BRITAIN will lose the favourable terms of its EU membership including the budget rebate and opt-outs on Schengen and the euro if it chooses to withdraw Article 50 and rejoin the club, the European parliament’s Brexit negotiator said today. Guy Verhofstadt told MEPs that the UK would “find an open door” if it decided to change its mind over Brexit, but warned that the decision to leave meant it had forfeited its special status in the bloc which has long enraged other members. He made the remarks after the newly elected French president Emmanuel Macron told Theresa May that European capitals are still open to the possibility of Britain rejoining in light of her election defeat, which eurocrats see as a rejection of hard Brexit.
NEW analysis has revealed that Britain would be better off by £156 billion a year by simply walking away from the EU without a deal. Former British Chambers of Commerce director John Longworth has issued “a Brexit fight back” after Remainers have tried to capitalise on the hung parliament election result to claim that Theresa May’s vision of a clean Break with the EU is “dead”. The annual boost – worth around a third in growth for the British economy – would continue for at least 12 years as Britain’s economy is transformed by throwing off the shackles imposed by Brussels. It is the equivalent of adding the entire NHS and defence annual budgets back into the UK each year.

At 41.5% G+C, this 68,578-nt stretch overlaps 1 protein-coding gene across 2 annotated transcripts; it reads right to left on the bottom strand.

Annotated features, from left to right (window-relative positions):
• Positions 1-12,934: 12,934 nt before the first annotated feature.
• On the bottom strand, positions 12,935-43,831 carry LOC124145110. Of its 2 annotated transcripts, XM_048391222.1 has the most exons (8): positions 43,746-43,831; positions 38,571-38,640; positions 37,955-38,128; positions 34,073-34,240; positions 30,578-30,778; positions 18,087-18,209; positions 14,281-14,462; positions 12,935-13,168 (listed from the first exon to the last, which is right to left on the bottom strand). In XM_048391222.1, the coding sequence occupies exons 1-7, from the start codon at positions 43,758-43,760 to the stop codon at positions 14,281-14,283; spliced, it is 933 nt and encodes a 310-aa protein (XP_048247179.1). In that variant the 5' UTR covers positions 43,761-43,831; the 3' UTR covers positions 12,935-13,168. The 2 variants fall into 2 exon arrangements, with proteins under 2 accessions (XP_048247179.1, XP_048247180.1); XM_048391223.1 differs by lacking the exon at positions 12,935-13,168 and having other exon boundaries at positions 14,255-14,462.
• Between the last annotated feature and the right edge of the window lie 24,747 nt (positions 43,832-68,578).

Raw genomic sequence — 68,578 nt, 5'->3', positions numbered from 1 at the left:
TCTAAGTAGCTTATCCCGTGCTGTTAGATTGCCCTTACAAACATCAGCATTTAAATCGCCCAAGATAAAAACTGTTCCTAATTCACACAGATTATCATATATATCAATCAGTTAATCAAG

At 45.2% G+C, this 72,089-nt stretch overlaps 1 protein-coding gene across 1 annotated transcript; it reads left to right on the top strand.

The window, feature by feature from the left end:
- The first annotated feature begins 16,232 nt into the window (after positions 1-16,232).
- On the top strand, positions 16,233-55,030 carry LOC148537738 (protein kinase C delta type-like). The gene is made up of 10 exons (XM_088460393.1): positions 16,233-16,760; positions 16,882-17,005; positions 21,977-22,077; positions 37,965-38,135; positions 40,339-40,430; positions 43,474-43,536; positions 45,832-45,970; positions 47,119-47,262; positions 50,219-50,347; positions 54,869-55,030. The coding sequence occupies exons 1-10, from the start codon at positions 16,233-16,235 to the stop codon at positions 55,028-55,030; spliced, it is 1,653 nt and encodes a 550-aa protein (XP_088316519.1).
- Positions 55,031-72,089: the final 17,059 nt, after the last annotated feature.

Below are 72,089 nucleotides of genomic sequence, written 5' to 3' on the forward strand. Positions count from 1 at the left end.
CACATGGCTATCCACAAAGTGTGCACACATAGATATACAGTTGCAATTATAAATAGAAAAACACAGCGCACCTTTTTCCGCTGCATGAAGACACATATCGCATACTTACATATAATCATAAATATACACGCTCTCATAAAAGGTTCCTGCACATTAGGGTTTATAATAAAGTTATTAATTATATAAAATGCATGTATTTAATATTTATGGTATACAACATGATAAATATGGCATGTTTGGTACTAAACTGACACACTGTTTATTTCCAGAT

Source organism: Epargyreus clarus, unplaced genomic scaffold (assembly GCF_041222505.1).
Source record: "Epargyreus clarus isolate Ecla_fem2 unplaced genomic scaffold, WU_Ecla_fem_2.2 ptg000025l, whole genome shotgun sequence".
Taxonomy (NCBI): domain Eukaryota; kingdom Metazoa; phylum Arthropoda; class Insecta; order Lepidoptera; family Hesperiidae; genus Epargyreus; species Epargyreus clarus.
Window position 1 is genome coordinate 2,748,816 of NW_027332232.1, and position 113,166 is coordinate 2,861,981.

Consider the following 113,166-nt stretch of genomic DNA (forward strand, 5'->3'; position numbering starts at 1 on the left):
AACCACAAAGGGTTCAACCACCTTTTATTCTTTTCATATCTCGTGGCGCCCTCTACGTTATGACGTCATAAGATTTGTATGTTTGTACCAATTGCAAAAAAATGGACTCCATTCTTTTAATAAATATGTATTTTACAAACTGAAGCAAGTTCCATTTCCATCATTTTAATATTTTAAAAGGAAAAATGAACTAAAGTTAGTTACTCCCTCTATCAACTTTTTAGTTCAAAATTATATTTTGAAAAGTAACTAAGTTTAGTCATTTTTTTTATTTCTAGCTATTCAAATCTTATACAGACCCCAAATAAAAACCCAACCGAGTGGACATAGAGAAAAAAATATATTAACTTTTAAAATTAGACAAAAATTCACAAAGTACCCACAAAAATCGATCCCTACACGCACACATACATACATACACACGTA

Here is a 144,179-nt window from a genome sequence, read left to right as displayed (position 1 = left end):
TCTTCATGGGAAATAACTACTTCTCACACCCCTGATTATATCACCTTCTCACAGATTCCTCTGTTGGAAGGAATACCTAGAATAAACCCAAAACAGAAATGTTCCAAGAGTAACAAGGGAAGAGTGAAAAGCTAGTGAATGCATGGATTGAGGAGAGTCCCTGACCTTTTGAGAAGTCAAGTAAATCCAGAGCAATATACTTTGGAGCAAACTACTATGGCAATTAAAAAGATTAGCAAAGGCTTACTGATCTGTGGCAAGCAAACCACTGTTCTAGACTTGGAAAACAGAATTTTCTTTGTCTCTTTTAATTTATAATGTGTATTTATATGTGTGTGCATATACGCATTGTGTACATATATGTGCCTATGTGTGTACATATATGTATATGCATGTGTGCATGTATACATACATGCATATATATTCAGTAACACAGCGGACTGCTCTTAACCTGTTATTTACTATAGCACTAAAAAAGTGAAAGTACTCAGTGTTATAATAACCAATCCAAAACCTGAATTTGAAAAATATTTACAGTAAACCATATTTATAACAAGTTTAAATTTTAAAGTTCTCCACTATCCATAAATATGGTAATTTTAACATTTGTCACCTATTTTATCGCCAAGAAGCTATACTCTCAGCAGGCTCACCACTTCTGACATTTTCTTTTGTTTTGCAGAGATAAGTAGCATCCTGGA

The UK is considering sweetening its offer to Brussels over European Union citizens’ rights by allowing them to bring non-EU spouses into the UK after Brexit, The Telegraph can reveal. Whitehall sources said the move, which is being discussed by ministers, could form part of a “generous” package measures that aim to kick-start Brexit negotiations in Brussels on Monday. British officials will meet Michel Barnier, the EU chief negotiator in Brussels on Thursday to thrash out the structure of the talks. UK officials rejected the EU’s position that substantive talks cannot begin until the British government’s position is settled a formal mandate is handed to its negotiators. One source said: “We are expecting to get on with business. The Government has legal right and imperative to get on with these negotiations.